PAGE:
The winners of this year's Nobel Peace Prize from Belarus, Russia and Ukraine shared their visions of a fairer world and denounced the conflict in Ukraine.
The co-winners of the Nobel Peace Prize, including Russia's oldest human rights organisation, Memorial, Ukraine's Centre of Civil Liberties [CCL] and jailed Belarusian activist Ales Bialiatski, have been honoured at an official awards ceremony in Oslo.
Saturday’s award ceremonies took place at the Oslo City Hall in the presence of King Olav V and Queen Sonja, while the other Nobel prizes were formally presented during ceremonies in the Swedish capital, Stockholm, later the same day.
Chairman of the International Memorial Board Yan Rachinsky denounced Russia's threat to Ukraine's sovereignty but strongly rejected the notion of “national guilt.”
“It is not worth talking about ‘national’ or any other collective guilt at all — the notion of collective guilt is abhorrent to fundamental human rights principles,” he said.
Russia’s Supreme Court shut down Memorial, one of Russia’s oldest and most prominent human rights organisations that was widely acclaimed for its studies of political repression in the Soviet Union, in December 2021.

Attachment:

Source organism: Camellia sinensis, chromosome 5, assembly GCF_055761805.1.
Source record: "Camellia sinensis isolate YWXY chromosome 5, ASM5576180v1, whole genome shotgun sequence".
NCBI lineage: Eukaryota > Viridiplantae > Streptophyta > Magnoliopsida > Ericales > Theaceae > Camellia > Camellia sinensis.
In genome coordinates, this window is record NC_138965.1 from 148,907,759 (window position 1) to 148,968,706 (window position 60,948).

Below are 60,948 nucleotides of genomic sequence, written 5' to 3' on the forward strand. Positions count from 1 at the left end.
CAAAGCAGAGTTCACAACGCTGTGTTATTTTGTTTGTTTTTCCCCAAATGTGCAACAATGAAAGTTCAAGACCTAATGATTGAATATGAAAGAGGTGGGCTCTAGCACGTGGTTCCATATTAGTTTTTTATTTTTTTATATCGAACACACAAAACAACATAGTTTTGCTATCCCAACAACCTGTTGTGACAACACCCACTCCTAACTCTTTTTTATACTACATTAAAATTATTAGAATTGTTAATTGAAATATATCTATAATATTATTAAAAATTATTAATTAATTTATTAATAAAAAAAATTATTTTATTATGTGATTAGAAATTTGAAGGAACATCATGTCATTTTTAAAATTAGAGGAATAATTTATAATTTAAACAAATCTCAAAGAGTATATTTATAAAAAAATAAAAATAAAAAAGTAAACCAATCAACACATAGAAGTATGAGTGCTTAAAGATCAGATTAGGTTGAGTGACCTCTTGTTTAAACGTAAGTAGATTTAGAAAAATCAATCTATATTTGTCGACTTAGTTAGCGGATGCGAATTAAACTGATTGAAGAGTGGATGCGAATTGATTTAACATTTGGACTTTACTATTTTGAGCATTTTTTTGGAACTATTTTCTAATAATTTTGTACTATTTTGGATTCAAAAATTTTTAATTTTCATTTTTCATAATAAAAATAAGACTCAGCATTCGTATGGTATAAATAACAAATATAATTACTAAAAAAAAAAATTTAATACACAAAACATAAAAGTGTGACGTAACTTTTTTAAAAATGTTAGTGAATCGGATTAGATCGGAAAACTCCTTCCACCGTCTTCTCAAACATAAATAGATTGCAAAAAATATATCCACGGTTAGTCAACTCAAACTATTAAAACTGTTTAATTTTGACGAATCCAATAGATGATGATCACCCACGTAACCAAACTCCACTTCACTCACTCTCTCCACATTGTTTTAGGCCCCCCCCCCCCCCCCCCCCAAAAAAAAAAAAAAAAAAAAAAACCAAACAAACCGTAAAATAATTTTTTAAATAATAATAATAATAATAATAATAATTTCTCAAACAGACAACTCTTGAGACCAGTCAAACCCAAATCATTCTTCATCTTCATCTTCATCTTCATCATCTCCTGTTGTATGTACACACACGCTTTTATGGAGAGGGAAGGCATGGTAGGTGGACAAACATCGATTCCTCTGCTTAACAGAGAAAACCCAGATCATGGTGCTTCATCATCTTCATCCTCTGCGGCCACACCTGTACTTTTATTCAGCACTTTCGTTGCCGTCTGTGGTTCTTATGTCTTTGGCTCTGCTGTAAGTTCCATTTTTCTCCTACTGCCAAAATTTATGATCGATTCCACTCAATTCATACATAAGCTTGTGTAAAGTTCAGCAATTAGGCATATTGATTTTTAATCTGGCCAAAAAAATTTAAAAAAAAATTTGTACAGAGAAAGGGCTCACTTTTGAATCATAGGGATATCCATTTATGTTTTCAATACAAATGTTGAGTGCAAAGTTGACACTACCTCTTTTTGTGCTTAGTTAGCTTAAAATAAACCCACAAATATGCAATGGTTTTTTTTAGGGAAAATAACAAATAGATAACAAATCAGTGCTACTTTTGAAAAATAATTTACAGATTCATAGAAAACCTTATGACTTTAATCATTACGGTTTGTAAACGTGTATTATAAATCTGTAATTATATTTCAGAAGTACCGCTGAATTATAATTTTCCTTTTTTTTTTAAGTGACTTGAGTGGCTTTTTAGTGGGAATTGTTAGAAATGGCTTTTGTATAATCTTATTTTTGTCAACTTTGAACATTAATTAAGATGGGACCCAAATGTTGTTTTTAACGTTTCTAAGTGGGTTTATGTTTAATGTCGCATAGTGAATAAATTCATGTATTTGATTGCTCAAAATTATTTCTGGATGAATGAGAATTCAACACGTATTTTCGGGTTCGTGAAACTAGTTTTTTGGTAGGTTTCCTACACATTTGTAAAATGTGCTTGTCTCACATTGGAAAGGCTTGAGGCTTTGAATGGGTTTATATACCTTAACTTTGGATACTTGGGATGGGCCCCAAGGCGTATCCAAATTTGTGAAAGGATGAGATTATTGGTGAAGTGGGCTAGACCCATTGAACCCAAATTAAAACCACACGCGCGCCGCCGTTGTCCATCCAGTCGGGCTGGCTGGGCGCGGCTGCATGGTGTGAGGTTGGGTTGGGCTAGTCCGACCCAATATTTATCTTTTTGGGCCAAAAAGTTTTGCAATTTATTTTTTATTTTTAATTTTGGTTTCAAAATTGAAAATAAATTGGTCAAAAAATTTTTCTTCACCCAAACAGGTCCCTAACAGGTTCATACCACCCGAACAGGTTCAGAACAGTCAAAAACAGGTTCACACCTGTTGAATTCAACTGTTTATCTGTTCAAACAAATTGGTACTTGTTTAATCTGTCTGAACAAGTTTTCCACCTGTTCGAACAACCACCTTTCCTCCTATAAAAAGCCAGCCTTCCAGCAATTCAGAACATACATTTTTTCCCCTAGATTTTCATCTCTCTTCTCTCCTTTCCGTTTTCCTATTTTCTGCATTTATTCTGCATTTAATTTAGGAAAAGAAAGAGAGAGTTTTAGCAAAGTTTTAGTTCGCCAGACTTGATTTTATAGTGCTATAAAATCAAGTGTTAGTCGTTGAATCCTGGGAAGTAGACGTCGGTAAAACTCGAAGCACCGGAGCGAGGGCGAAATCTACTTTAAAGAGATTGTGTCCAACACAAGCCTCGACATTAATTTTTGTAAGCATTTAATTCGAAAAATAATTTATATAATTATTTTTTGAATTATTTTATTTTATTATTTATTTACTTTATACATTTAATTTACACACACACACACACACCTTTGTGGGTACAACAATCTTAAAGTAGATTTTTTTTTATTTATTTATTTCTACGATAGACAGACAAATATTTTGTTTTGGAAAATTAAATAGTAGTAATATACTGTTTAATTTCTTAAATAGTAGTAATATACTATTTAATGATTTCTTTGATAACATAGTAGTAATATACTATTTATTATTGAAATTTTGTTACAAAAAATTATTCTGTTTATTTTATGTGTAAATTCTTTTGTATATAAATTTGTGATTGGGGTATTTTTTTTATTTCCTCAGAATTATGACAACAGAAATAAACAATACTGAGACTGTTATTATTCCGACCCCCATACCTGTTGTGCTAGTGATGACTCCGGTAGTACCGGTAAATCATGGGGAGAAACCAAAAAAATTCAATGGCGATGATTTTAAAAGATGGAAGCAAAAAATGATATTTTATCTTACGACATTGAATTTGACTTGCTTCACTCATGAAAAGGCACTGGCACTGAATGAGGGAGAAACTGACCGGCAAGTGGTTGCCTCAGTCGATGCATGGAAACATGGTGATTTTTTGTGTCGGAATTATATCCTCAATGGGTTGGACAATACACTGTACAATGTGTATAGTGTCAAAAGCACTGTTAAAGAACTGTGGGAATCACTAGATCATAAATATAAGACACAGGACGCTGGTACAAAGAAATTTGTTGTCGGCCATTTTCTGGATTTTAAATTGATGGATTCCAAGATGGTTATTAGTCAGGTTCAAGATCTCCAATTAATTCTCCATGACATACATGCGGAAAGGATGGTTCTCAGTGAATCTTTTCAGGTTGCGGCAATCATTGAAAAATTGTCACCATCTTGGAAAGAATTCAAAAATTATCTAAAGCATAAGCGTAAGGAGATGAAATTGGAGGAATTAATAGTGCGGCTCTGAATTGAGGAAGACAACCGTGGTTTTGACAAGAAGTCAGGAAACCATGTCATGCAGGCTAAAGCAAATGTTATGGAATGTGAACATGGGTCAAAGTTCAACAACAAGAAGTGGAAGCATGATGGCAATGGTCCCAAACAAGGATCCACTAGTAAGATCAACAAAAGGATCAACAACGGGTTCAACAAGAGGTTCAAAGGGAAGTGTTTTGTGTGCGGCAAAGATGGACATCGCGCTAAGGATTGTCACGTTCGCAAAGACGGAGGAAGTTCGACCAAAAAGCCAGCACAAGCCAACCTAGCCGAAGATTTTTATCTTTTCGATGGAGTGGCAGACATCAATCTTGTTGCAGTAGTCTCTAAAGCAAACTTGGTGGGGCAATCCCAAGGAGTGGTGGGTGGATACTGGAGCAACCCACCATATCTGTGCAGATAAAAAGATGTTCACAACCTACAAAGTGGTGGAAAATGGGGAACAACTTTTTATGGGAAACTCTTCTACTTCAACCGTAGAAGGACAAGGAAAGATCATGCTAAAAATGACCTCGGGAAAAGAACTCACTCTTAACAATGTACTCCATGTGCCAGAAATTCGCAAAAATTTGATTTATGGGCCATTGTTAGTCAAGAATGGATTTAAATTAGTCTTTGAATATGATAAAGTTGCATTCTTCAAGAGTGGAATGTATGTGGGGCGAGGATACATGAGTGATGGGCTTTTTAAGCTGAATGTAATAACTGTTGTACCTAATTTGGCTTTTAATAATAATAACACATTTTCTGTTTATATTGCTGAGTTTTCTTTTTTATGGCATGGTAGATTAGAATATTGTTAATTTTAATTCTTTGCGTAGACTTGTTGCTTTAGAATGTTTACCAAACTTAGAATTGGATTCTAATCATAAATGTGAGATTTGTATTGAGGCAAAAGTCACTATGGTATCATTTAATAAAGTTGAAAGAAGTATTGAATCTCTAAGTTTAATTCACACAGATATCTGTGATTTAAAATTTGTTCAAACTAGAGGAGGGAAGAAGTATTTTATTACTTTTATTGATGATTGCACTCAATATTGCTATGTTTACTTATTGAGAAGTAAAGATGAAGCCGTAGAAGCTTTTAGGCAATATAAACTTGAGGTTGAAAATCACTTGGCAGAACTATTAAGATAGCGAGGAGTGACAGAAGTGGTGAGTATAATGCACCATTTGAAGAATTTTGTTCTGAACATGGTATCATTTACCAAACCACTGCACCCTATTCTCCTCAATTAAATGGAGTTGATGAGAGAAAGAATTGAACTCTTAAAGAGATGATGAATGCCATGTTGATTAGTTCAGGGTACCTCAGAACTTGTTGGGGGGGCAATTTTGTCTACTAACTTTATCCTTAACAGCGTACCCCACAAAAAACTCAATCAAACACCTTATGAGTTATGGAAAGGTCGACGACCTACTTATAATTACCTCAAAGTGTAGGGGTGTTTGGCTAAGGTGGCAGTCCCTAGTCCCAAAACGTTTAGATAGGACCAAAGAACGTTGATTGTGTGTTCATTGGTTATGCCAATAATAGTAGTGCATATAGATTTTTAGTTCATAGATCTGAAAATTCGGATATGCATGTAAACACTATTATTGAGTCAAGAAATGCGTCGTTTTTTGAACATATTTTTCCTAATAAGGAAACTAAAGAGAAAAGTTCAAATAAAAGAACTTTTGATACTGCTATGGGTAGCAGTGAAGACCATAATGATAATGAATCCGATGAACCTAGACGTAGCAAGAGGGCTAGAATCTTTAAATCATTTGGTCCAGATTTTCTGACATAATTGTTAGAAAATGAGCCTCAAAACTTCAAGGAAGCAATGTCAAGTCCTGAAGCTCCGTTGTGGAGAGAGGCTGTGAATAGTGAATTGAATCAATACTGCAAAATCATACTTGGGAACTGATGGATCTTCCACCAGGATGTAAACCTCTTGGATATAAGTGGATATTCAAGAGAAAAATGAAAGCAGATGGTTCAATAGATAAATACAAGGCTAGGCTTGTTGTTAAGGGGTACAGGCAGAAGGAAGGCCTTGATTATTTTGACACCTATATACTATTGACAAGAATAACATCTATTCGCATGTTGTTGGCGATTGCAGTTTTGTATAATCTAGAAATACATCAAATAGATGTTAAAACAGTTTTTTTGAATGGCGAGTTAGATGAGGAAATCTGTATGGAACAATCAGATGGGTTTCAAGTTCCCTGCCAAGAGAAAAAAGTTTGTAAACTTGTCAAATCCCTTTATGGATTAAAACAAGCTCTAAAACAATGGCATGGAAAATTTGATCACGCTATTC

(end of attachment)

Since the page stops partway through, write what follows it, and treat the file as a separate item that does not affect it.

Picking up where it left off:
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Oleksandra Matviichuk of Ukraine’s Center for Civil Liberties dismissed calls for a political compromise that would allow Russia to retain some of the illegally annexed Ukrainian territories.
Founded in 2007, the Kiev-based CCL is engaged in introducing legislative amendments in an attempt to make Ukraine more democratic and to improve the public control of law enforcement agencies and the judiciary.
This year's winners of the Nobel Peace Prize receive their medals at a ceremony in Oslo pic.twitter.com/IdbZ5uLvD1— TRT World Now (@TRTWorldNow) December 10, 2022
Imprisoned Belarusian activist Ales Bialiatski is the fourth person in the 121-year history of the Nobel prizes to be awarded the prize while behind bars. His wife, Natalia Pinchuk, accepted his award.
Bialiatski's defence of human rights in Belarus has brought him numerous international accolades.
He is a founding member of human rights organisation Viasna Human Rights Centre and the political and social movement, Belarusian Popular Front. He is also a member of the Coordination Council of the Belarusian opposition.
Bialiatski has been imprisoned twice. Firstly from 2011 to 2014 and currently since 2021 both occasions on charges of tax evasion. Bialiatski, as well as other human rights activists, have called the charges politically motivated.
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